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How to get money for your business idea

A brilliant idea and no money? The University Post unveils the world of funding opportunities for students and young entrepreneurs in Copenhagen and beyond

The first University of Copenhagen (UCPH) student who struggled to receive money for his ideas was perhaps the astronomer Tycho Brahe: in the 16th century he extensively toured Europe to raise money to finance his research.

Today, things are less cumbersome for entrepreneurial-minded students and there are plenty of resources you have access to.

It’s time to take that good idea out of the closet and make it real.

How to get money: micro funding

A good starting point is Katapult, one of the University incubators. The team dispenses hot coffee and friendly advice to budding entrepreneurs and, three times a year, they also hand out up to 35,000 DKK to promising student ventures. All you need is your idea and a team.

”So far it’s been a success: 63 per cent of students who received the money created a company and 21 per cent of those hired employees besides themselves,” says Peter Ottesen, project leader at Katapult.

The money can be used for a variety of things, from a new laptop to attending a seminar.

”We got new equipment, software licenses and hired an accountant,” says Lasse Nørregaard, who started Daybuilder Solutions in 2011 with fellow Computer Science student Philip Løventoft. ”We also had access to office space and legal counselling,” he adds.

If you need prototyping, look into a Videnkupon, that grants access to labs and other facilities from a list of pre-approved institutions, while the Danish Foundation for Entrepreneurship offers a number of micro-grants (up to 50,000 DKK) for student companies at the idea or startup stage. Need an extra hand? The European scheme Erasmus for Young Entrepreneurs allows you to hire an international student as an intern for up to six months.

Check the Factbox for the complete list of opportunities from public and private institutions.

Ask the crowd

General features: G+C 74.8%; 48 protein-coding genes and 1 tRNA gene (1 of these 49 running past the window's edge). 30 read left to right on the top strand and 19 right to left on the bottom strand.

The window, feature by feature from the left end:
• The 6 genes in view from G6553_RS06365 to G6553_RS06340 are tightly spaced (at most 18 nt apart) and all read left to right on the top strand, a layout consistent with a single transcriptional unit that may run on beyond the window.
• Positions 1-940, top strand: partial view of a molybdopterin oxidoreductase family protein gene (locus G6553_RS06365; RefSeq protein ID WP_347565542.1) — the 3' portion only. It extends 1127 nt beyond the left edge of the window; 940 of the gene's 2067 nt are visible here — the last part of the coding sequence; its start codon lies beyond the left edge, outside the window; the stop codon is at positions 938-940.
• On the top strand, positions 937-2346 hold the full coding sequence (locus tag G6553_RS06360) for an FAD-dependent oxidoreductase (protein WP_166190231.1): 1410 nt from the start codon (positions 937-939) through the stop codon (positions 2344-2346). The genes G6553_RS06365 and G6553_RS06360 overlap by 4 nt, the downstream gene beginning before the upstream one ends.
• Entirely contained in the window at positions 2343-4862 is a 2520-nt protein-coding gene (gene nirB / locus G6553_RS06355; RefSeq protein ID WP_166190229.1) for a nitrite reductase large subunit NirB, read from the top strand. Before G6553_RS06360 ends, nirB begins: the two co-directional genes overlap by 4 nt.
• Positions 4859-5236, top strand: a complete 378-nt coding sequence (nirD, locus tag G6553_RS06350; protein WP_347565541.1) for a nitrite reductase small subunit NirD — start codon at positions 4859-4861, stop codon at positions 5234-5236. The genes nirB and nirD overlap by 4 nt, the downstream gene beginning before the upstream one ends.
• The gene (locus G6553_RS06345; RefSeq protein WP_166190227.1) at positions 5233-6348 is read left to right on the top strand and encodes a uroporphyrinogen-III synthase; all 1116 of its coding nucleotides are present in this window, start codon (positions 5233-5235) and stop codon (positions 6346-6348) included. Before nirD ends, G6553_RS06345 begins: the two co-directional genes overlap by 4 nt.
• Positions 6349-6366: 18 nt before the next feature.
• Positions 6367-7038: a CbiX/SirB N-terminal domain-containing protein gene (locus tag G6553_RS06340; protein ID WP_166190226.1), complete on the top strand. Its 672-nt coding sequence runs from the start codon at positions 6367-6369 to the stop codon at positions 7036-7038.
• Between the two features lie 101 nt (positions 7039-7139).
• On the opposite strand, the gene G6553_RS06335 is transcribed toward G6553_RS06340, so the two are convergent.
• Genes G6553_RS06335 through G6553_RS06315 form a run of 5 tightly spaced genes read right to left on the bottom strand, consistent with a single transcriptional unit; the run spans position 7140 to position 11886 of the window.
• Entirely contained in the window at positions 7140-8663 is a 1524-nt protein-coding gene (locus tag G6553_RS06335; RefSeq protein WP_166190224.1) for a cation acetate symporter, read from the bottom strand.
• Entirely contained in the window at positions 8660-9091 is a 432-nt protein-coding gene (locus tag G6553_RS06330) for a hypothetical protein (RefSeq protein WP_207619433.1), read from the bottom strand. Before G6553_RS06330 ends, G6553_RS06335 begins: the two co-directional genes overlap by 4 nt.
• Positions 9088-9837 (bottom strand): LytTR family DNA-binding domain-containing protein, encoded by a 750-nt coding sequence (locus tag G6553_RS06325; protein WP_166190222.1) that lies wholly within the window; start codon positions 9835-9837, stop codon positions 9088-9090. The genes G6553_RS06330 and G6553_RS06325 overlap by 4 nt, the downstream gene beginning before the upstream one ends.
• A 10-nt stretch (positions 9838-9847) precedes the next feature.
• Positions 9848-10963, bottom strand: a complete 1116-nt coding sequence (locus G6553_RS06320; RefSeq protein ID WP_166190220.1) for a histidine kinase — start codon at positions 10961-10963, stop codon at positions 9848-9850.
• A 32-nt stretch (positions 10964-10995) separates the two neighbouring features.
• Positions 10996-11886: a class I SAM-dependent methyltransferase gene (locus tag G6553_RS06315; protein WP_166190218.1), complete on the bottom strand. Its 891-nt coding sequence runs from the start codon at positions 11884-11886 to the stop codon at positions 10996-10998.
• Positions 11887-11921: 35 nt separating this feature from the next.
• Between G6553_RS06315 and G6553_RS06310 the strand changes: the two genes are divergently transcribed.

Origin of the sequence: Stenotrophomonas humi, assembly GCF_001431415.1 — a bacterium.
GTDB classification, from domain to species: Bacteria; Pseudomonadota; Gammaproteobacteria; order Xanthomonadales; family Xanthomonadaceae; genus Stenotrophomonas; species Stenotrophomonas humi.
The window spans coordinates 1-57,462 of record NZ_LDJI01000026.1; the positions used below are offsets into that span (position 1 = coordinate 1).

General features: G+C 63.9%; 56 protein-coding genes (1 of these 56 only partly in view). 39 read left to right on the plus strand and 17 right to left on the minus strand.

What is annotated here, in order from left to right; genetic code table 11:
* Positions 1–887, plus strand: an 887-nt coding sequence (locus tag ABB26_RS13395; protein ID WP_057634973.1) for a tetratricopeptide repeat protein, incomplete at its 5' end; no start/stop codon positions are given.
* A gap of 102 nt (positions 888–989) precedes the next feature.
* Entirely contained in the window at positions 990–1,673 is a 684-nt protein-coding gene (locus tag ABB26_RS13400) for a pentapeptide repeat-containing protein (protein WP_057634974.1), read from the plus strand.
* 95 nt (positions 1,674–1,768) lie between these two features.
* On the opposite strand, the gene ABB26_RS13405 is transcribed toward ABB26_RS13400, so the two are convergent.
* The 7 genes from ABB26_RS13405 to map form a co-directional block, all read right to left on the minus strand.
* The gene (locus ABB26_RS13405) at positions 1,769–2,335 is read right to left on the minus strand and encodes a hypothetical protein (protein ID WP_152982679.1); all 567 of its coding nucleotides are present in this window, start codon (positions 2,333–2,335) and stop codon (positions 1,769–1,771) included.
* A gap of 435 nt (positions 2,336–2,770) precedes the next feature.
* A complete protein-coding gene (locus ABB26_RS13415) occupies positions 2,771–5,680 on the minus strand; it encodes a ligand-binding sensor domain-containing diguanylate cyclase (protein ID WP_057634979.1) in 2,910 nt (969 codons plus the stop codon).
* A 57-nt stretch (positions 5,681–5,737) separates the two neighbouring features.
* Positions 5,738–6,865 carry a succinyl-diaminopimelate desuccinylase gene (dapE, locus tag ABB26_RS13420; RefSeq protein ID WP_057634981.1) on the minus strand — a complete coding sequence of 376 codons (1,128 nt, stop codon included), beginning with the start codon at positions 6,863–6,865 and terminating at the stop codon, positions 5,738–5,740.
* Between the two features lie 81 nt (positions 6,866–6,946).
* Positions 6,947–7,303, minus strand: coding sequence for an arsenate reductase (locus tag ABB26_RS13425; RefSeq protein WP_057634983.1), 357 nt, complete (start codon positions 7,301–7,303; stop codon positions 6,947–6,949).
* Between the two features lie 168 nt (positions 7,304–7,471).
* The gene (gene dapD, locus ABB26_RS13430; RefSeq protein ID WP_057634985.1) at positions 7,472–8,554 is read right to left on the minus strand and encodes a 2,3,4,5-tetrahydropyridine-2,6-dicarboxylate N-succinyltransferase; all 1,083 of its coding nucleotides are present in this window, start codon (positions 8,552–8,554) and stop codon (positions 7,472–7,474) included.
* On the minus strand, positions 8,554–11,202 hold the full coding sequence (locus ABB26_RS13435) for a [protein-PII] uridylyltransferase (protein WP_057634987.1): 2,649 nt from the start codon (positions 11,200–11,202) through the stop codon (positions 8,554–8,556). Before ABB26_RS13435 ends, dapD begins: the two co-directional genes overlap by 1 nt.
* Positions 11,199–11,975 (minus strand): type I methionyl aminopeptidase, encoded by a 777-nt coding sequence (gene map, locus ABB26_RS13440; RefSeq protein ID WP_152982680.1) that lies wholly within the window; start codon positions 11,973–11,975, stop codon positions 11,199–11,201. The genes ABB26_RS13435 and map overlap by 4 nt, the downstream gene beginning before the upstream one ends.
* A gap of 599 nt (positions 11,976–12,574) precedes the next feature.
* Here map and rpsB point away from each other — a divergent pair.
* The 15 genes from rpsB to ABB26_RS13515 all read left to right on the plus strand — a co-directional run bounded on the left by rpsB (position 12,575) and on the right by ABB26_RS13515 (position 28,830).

Another possibility is to bring your idea to the street and look for supporters.

”There are four different crowd funding possibilities: crowd investing, crowd lending, crowd pre-sales and crowd donations,” says Maxie Matthiessen from Ruby Cup, the CBS-born startup that last month raised more than 200,000 DKK on Indiegogo. ”We used a combination of pre-sales and donations. The obvious benefit is that you don’t have to give equity away but basically get free money.”

The key to success, according to Matthiessen, is showing commitment to the cause. To promote their product, Matthiesen ran around the streets with menstrual cups.

”The fact that I was ready to make a fool of myself convinced people that we really stand behind our cause. The crowd liked that approach and, even if we had some slow days in between, at the end they rewarded us for keeping going.”

Big money

If you want to go after the big money, you better be fit. As a rule of thumb, your product should be about ten times cheaper, faster or more efficient than its competitors. Still think you have it? Then it’s time to look for investors.

You can receive public capital from Innovationsmiljøerne (up to 3.5 million DKK) or look into private venture capitalists. This is not free money: it will typically cost you between 25 per cent and 40 per cent in company shares.

”You should remember that venture capitalists are out there to make a profit,” says Ottesen. ”It’s a good idea to bring in someone who has experience in this field to help you through the negotiations.”

Think like an entrepreneur

With all the money talk, it looks like entprepreneurship is all about chasing investors. This is not actually the case, says Ottesen.

Successful entrepreneurs, shows a recent study, are the ones who adapt to the present situation and turn it to their own advantage. They look at whatever resources they have at hand and make short-term decisions on the fly, often in a direction that costs them little or no money.

And remember: your best investor is always your customer.

”As good as your idea might be, it’s nothing unless someone is interested,” says Ottesen. ”Would anyone want your product or service? Who are they? Go out there and look for them.”

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